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Young Ninja Group (ages 3-5)

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Waylon Reed
Waylon Reed

Pro Visual C CLI And The .NET 2.0 Platform

You can edit a Visual Studio C++ project file to target different versions of the C++ platform toolset. The Windows SDK and the .NET Framework used are also editable. (The .NET Framework applies to C++/CLI projects only). A new project uses the default .NET Framework and toolset of the Visual Studio version that you use to create the project. If you modify these values in the .vcxproj file, you can use the same code base for every compilation target.

Pro Visual C CLI and the .NET 2.0 Platform

The platform toolset consists of the C++ compiler (cl.exe) and linker (link.exe), along with the C/C++ standard libraries. Visual Studio 2015, Visual Studio 2017, and Visual Studio 2019 are binary-compatible. It's shown by the major version of the toolset, which has remained at 14. Projects compiled in Visual Studio 2019 or Visual Studio 2017 are ABI-backwards-compatible with 2017 and 2015 projects. The minor version has updated by 1 for each version since Visual Studio 2015:

When you change the target Framework, also change the platform toolset to a version that supports that Framework. For example, to target the .NET Framework 4.5, you must use a compatible platform toolset. These toolsets include Visual Studio 2015 (v140), Visual Studio 2013 (v120), or Visual Studio 2012 (v110). You can use the Windows 7.1 SDK to target .NET Framework 2.0, 3.0, 3.5, and 4.

Visual Studio 2022 contains many new and exciting features and IDE productivity enhancements to support Windows app development, cross-platform mobile development, Azure development, web and cloud development, and more. To try out Visual Studio 2022, see Visual Studio 2022 Downloads. For more information about everything that's new in this release, see the Visual Studio 2022 release notes and What's New in Visual Studio 2022.

Visual Studio provides cutting-edge tools and technologies to create apps that take advantage of thelatest platform capabilities, whether Windows, Android, iOS, or Linux. Visual Studio 2022 also targetsearlier platforms so you can create new apps or modernize existing apps that execute on earlier versionsof Windows while leveraging the enhanced development tools, quality enablement, and team collaborationcapabilities in Visual Studio 2022. For more information, see Managing references in aproject and Visual Studio Multi-TargetingOverview.

The .NET Framework (pronounced as "dot net") is a proprietary software framework developed by Microsoft that runs primarily on Microsoft Windows. It was the predominant implementation of the Common Language Infrastructure (CLI) until being superseded by the cross-platform .NET project. It includes a large class library called Framework Class Library (FCL) and provides language interoperability (each language can use code written in other languages) across several programming languages. Programs written for .NET Framework execute in a software environment (in contrast to a hardware environment) named the Common Language Runtime (CLR). The CLR is an application virtual machine that provides services such as security, memory management, and exception handling. As such, computer code written using .NET Framework is called "managed code". FCL and CLR together constitute the .NET Framework.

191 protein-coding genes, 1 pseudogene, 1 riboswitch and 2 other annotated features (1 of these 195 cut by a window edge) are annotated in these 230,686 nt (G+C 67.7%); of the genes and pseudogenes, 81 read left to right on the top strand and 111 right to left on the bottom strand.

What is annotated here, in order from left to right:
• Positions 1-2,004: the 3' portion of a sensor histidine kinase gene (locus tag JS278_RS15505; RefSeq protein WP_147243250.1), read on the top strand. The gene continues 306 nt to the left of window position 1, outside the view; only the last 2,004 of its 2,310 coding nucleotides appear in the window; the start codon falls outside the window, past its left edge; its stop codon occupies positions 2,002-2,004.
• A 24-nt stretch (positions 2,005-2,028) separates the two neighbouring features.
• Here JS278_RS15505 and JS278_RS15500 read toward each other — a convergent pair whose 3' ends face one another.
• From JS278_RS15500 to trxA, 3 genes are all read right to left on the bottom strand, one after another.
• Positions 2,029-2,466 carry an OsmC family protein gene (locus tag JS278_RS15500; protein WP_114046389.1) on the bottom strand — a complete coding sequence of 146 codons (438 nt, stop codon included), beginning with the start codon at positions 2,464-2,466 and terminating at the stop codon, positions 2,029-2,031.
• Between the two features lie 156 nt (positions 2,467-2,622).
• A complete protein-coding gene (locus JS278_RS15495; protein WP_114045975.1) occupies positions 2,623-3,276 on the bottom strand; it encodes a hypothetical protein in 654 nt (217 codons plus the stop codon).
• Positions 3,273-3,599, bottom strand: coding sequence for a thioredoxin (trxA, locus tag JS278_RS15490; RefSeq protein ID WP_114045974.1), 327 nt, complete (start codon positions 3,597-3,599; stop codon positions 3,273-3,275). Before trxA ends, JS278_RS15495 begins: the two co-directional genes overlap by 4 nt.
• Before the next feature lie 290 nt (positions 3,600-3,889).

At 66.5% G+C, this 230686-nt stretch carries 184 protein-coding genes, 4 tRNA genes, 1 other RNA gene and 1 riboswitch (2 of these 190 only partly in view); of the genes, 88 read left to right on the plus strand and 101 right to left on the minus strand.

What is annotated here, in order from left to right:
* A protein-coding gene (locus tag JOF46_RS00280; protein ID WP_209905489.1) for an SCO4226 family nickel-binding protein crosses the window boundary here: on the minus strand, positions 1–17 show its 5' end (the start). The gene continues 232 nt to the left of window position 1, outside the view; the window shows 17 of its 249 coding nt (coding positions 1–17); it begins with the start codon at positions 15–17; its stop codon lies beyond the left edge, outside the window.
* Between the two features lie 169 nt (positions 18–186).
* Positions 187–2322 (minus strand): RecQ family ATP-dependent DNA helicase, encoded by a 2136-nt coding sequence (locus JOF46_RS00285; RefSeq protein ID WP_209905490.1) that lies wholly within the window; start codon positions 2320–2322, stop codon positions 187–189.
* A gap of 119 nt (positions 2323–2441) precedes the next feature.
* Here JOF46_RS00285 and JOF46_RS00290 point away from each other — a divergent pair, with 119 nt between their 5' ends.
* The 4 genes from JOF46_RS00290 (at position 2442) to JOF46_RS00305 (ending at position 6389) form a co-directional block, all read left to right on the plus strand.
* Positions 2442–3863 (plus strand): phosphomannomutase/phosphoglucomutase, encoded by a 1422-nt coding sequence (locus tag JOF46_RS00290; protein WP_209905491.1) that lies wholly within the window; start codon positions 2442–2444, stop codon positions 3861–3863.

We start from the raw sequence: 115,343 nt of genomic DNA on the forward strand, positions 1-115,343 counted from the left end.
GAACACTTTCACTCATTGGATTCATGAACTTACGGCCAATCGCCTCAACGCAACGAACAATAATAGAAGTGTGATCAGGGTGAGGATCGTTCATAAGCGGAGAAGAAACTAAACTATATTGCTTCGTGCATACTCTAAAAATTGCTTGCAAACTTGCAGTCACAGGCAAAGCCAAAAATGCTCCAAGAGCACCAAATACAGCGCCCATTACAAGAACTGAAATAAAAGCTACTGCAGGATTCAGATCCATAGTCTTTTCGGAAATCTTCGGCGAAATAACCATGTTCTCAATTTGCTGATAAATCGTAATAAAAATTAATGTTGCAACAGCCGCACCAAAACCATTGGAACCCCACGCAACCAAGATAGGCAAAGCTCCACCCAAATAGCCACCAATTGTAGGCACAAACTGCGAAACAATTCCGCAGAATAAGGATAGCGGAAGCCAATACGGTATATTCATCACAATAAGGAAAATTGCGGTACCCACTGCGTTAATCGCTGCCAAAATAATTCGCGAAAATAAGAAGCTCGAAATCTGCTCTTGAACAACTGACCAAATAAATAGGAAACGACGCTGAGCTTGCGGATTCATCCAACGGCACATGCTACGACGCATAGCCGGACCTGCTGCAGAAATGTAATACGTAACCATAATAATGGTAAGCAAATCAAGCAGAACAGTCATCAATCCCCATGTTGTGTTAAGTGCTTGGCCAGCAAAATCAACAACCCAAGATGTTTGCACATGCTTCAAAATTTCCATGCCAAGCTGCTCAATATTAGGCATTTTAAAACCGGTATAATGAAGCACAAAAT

FCL provides the user interface, data access, database connectivity, cryptography, web application development, numeric algorithms, and network communications. Programmers produce software by combining their source code with .NET Framework and other libraries. The framework is intended to be used by most new applications created for the Windows platform. Microsoft also produces an integrated development environment for .NET software called Visual Studio.

The .NET Compact Framework and .NET Micro Framework variants of the .NET Framework provided support for other Microsoft platforms such as Windows Mobile, Windows CE and other resource-constrained embedded devices. Silverlight provided support for web browsers via plug-ins.

Microsoft's press release highlights that the cross-platform commitment now allows for a fully open-source, modern server-side .NET stack. Microsoft released the source code for WPF, Windows Forms and WinUI on December 4, 2018.[16]

Common Language Infrastructure (CLI) provides a language-neutral platform for application development and execution. By implementing the core aspects of .NET Framework within the scope of CLI, these functions will not be tied to one language but will be available across the many languages supported by the framework.

Compiled CIL code is stored in CLI assemblies. As mandated by the specification, assemblies are stored in Portable Executable (PE) file format, common on Windows platform for all dynamic-link library (DLL) and executable EXE files. Each assembly consists of one or more files, one of which must contain a manifest bearing the metadata for the assembly. The complete name of an assembly (not to be confused with the file name on disk) contains its simple text name, version number, culture, and public key token. Assemblies are considered equivalent if they share the same complete name.